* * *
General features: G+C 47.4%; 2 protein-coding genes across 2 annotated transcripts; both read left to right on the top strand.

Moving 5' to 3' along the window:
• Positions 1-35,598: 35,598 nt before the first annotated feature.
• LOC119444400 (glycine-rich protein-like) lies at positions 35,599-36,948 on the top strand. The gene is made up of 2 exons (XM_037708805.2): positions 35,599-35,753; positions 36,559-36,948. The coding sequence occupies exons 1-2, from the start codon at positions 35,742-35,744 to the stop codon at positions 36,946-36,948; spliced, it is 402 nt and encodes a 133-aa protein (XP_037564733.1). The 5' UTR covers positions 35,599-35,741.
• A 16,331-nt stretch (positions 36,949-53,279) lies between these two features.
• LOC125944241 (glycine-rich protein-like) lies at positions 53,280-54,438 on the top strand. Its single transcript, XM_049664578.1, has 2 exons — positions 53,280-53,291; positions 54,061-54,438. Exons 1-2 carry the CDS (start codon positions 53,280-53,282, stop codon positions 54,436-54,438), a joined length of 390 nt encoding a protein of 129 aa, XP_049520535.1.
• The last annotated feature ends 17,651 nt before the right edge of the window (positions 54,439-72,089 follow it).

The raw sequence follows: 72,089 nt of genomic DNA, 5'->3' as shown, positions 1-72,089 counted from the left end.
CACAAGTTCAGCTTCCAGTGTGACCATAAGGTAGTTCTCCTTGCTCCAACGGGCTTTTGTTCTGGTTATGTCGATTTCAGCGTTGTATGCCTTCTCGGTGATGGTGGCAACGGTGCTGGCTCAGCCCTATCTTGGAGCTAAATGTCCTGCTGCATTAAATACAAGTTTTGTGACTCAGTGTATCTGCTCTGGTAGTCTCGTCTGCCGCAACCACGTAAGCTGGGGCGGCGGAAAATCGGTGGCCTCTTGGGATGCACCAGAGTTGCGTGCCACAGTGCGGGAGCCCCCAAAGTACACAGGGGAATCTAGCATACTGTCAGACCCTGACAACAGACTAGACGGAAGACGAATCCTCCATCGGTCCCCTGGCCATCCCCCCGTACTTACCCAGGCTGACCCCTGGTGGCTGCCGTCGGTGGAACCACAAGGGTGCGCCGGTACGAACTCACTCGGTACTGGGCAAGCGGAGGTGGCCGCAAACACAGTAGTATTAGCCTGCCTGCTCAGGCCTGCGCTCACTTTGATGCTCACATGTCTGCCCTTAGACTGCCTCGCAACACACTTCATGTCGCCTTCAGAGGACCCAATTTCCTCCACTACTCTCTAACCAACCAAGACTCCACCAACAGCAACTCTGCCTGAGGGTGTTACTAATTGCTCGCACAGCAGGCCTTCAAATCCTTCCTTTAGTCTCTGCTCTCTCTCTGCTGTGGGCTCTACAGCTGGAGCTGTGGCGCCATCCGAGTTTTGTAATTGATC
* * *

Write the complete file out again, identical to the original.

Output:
General features: G+C 47.4%; 2 protein-coding genes across 2 annotated transcripts; both read left to right on the top strand.

Moving 5' to 3' along the window:
• Positions 1-35,598: 35,598 nt before the first annotated feature.
• LOC119444400 (glycine-rich protein-like) lies at positions 35,599-36,948 on the top strand. The gene is made up of 2 exons (XM_037708805.2): positions 35,599-35,753; positions 36,559-36,948. The coding sequence occupies exons 1-2, from the start codon at positions 35,742-35,744 to the stop codon at positions 36,946-36,948; spliced, it is 402 nt and encodes a 133-aa protein (XP_037564733.1). The 5' UTR covers positions 35,599-35,741.
• A 16,331-nt stretch (positions 36,949-53,279) lies between these two features.
• LOC125944241 (glycine-rich protein-like) lies at positions 53,280-54,438 on the top strand. Its single transcript, XM_049664578.1, has 2 exons — positions 53,280-53,291; positions 54,061-54,438. Exons 1-2 carry the CDS (start codon positions 53,280-53,282, stop codon positions 54,436-54,438), a joined length of 390 nt encoding a protein of 129 aa, XP_049520535.1.
• The last annotated feature ends 17,651 nt before the right edge of the window (positions 54,439-72,089 follow it).

The raw sequence follows: 72,089 nt of genomic DNA, 5'->3' as shown, positions 1-72,089 counted from the left end.
CACAAGTTCAGCTTCCAGTGTGACCATAAGGTAGTTCTCCTTGCTCCAACGGGCTTTTGTTCTGGTTATGTCGATTTCAGCGTTGTATGCCTTCTCGGTGATGGTGGCAACGGTGCTGGCTCAGCCCTATCTTGGAGCTAAATGTCCTGCTGCATTAAATACAAGTTTTGTGACTCAGTGTATCTGCTCTGGTAGTCTCGTCTGCCGCAACCACGTAAGCTGGGGCGGCGGAAAATCGGTGGCCTCTTGGGATGCACCAGAGTTGCGTGCCACAGTGCGGGAGCCCCCAAAGTACACAGGGGAATCTAGCATACTGTCAGACCCTGACAACAGACTAGACGGAAGACGAATCCTCCATCGGTCCCCTGGCCATCCCCCCGTACTTACCCAGGCTGACCCCTGGTGGCTGCCGTCGGTGGAACCACAAGGGTGCGCCGGTACGAACTCACTCGGTACTGGGCAAGCGGAGGTGGCCGCAAACACAGTAGTATTAGCCTGCCTGCTCAGGCCTGCGCTCACTTTGATGCTCACATGTCTGCCCTTAGACTGCCTCGCAACACACTTCATGTCGCCTTCAGAGGACCCAATTTCCTCCACTACTCTCTAACCAACCAAGACTCCACCAACAGCAACTCTGCCTGAGGGTGTTACTAATTGCTCGCACAGCAGGCCTTCAAATCCTTCCTTTAGTCTCTGCTCTCTCTCTGCTGTGGGCTCTACAGCTGGAGCTGTGGCGCCATCCGAGTTTTGTAATTGATC